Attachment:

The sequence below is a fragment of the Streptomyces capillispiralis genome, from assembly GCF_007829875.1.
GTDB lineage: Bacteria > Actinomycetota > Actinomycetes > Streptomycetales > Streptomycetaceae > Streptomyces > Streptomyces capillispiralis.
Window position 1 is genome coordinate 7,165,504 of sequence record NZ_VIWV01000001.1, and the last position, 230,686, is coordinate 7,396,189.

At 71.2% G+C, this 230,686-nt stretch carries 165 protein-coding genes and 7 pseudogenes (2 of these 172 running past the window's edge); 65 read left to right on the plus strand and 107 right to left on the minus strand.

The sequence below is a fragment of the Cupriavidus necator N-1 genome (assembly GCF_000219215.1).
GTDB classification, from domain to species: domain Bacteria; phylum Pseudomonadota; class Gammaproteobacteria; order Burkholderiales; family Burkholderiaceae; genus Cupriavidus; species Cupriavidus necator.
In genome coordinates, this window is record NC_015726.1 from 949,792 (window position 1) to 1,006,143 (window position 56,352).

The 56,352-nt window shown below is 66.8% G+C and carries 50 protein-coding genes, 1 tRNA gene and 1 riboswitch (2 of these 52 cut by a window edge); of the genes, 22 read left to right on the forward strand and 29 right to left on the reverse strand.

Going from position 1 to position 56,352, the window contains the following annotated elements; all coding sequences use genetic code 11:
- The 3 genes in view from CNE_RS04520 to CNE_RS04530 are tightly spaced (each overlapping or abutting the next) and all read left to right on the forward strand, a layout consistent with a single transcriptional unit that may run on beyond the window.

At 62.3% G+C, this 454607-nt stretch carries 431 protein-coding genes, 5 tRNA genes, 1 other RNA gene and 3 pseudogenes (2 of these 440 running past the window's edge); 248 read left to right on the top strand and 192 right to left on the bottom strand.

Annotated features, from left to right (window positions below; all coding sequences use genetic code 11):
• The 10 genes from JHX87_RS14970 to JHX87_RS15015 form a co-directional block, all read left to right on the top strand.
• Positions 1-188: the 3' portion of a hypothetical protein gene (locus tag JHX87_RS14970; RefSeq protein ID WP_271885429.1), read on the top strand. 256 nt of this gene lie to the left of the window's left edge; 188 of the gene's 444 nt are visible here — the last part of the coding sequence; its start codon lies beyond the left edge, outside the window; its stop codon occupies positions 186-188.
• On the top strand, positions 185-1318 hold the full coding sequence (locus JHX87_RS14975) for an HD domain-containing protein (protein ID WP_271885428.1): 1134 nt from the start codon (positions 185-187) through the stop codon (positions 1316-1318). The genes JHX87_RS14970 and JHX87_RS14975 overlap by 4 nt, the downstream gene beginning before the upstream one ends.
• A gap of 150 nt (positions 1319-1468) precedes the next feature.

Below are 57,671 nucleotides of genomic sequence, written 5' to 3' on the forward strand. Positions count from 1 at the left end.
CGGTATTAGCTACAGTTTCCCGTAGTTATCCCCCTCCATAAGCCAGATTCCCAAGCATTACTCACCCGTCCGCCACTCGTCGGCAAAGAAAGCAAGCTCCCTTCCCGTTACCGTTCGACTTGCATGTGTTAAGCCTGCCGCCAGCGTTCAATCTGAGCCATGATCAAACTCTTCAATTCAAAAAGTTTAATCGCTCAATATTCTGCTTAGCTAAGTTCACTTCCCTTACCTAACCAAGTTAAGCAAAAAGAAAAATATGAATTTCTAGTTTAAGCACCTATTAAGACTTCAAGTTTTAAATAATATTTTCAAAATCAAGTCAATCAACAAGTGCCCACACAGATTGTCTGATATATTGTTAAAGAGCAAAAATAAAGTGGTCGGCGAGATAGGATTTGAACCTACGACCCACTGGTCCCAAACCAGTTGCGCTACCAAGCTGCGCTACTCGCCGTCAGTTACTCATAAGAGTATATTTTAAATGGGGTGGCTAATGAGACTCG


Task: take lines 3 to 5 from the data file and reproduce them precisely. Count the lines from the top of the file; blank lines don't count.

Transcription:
Window position 1 is genome coordinate 7,165,504 of sequence record NZ_VIWV01000001.1, and the last position, 230,686, is coordinate 7,396,189.

At 71.2% G+C, this 230,686-nt stretch carries 165 protein-coding genes and 7 pseudogenes (2 of these 172 running past the window's edge); 65 read left to right on the plus strand and 107 right to left on the minus strand.

The sequence below is a fragment of the Cupriavidus necator N-1 genome (assembly GCF_000219215.1).